FIG. 1 illustrates the vehicle windshield bug and debris deflector shown generally at 10 mounted on the front of a vehicle hood 12. The structure of the attachment of the deflector 10 to the hood 12 is shown in cross section in FIG. 2. The shield 14 is preferably constructed of high impact polycarbonate plastic. The shield 14 is comprised of a linear mounting portion 16, a laterally extending, semicircular or sharply curved section 18, and a longer section 20 that is a slightly curved S-shape. An attachment strip 22 is adhesively affixed to upper surface 24 of the shield's linear portion 16. The attachment strip 22 is preferably double faced pressure sensitive adhesive tape and has a thickness of approximately 60 mils. In use, the opposite side of attachment strip 22 is adhesively affixed to rearwardly extending flange portion 26 underlying the hood×s front portion 28.
A stabilizer 30 has adhesive on one surface that is affixed to a lower surface 32 of the shield's linear portion 16. The stabilizer 30 is comprised of a resiliently deformable material. When the hood is closed, the stabilizer 30 is compressed between the lower surface 32 of the shield's linear portion 16 and an upper surface of a grille 34. The compressed stabilizer 30 puts upward pressure on the lower surface 32 of the shield's linear portion 16 thereby reinforcing the attachment between the upper surface 24 and the attachment strip 22 and the attachment between the attachment strip 22 and the hood's rearwardly extending flange portion 26. Additionally, the compression of the stabilizer 30 provides a damping shock absorber effect that reduces or eliminates any hood rattle that might otherwise be present due to a loose fit between the hood and the hood latching system (not shown).
The shield's sharply curved portion 18 provides the necessary clearance of the shield from the forward edge 28 of the hood. The shield's slightly curved section 20 extends vertically, somewhat past the horizontal level of the hood 12 and serves to deflect bugs and road debris from impacting the windshield 35 as the vehicle is moving.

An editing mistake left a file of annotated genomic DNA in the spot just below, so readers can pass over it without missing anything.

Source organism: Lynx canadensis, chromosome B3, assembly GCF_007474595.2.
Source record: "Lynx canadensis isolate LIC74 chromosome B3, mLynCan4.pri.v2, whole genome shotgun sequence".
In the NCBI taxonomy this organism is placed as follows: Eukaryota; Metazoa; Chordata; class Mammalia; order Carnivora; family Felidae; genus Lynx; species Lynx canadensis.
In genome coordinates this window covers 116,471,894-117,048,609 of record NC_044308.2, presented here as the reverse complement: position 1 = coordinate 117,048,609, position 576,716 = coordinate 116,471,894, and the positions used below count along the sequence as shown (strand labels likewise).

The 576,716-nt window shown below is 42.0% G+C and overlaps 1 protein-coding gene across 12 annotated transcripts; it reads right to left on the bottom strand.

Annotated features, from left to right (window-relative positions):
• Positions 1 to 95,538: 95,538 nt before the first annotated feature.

The length and number of attachment strips and length, number, and cross-sectional shape of the stabilizers will vary depending on the width of the vehicle hood and the configuration of the hood's rearwardly extending flange portion. The shield has sufficient flexibility along its longitudinal axis to permit the deflector to be mounted on vehicles having a hood with a forwardly extending edge that is slightly arcuate.
The vehicle illustrated in FIGS. 1-3 is a Chevrolet S-10 pick-up truck. For this vehicle, four attachment strips 22, 40, 42, 44 are used, each strip having a length of approximately four inches and the strips being spaced generally equidistant across the width of the shield 14. A similar number of two inch long stabilizers are used. Because the hood×s rearwardly extending flange portion 26 is horizontal, the stabilizers 30, 50, 52, 54 are rectangular in cross section having a height of one half inch and a width of one inch. The stabilizers are spaced across the width of the shield 14 so that their horizontal midpoints are aligned with the horizontal midpoints of the attachment strips.
When the hood's rearwardly extending flange portion is not parallel to the horizontal axis as, for example, on certain Ford vehicles, see FIG. 4, a stabilizer 60 with a triangular cross section is used. When the hood 12 is closed, the stabilizer 60 is in compression between the lower surface 32 of the shield's linear portion 16 and an upper surface of a grille 34, thus reinforcing the attachment of the upper surface 24 of the shield's linear portion 16 to the attachment strip 16 and the attachment of the attachment strips to the hood's rearwardly extending flange portion 26. The deflector shield 12, at least one attachment strip 22, and at least one compressible stabilizer 30 comprise a kit for providing a bug and debris deflector for a vehicle.
While the preferred embodiment for practicing the present invention has been described in detail, it will be apparent that various modifications or alterations may be made therein without departing from the spirit and scope of the invention, set forth in the appended claims.
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|U.S. Classification||296/91, 296/180.1, 180/69.23|
|Feb 14, 1994||AS||Assignment|
Owner name: KENCO/WILLIAMS, INDIANA
Free format text: ASSIGNMENT OF ASSIGNORS INTEREST;ASSIGNOR:FINK, RAYMOND W.;REEL/FRAME:006856/0775
Effective date: 19940112
|Aug 11, 1998||REMI||Maintenance fee reminder mailed|
|Sep 20, 1998||LAPS||Lapse for failure to pay maintenance fees|
|Dec 1, 1998||FP||Expired due to failure to pay maintenance fee|
Effective date: 19980920